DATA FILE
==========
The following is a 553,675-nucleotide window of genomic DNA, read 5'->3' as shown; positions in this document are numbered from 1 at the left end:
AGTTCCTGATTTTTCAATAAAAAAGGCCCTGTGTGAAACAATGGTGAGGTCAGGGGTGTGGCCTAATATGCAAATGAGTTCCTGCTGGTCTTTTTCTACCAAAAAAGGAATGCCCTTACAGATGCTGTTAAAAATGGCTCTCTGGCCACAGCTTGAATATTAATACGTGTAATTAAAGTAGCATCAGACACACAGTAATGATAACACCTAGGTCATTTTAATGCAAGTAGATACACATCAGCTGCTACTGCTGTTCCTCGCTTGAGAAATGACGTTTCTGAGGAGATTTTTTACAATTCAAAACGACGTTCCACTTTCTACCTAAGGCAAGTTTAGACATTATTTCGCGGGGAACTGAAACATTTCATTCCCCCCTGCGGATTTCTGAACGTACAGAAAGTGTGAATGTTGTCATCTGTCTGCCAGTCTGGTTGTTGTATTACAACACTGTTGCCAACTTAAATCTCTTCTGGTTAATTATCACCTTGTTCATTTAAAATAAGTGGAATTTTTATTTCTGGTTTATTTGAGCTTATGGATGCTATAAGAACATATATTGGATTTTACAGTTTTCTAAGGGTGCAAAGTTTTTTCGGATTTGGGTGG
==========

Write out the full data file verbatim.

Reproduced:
The following is a 553,675-nucleotide window of genomic DNA, read 5'->3' as shown; positions in this document are numbered from 1 at the left end:
AGTTCCTGATTTTTCAATAAAAAAGGCCCTGTGTGAAACAATGGTGAGGTCAGGGGTGTGGCCTAATATGCAAATGAGTTCCTGCTGGTCTTTTTCTACCAAAAAAGGAATGCCCTTACAGATGCTGTTAAAAATGGCTCTCTGGCCACAGCTTGAATATTAATACGTGTAATTAAAGTAGCATCAGACACACAGTAATGATAACACCTAGGTCATTTTAATGCAAGTAGATACACATCAGCTGCTACTGCTGTTCCTCGCTTGAGAAATGACGTTTCTGAGGAGATTTTTTACAATTCAAAACGACGTTCCACTTTCTACCTAAGGCAAGTTTAGACATTATTTCGCGGGGAACTGAAACATTTCATTCCCCCCTGCGGATTTCTGAACGTACAGAAAGTGTGAATGTTGTCATCTGTCTGCCAGTCTGGTTGTTGTATTACAACACTGTTGCCAACTTAAATCTCTTCTGGTTAATTATCACCTTGTTCATTTAAAATAAGTGGAATTTTTATTTCTGGTTTATTTGAGCTTATGGATGCTATAAGAACATATATTGGATTTTACAGTTTTCTAAGGGTGCAAAGTTTTTTCGGATTTGGGTGG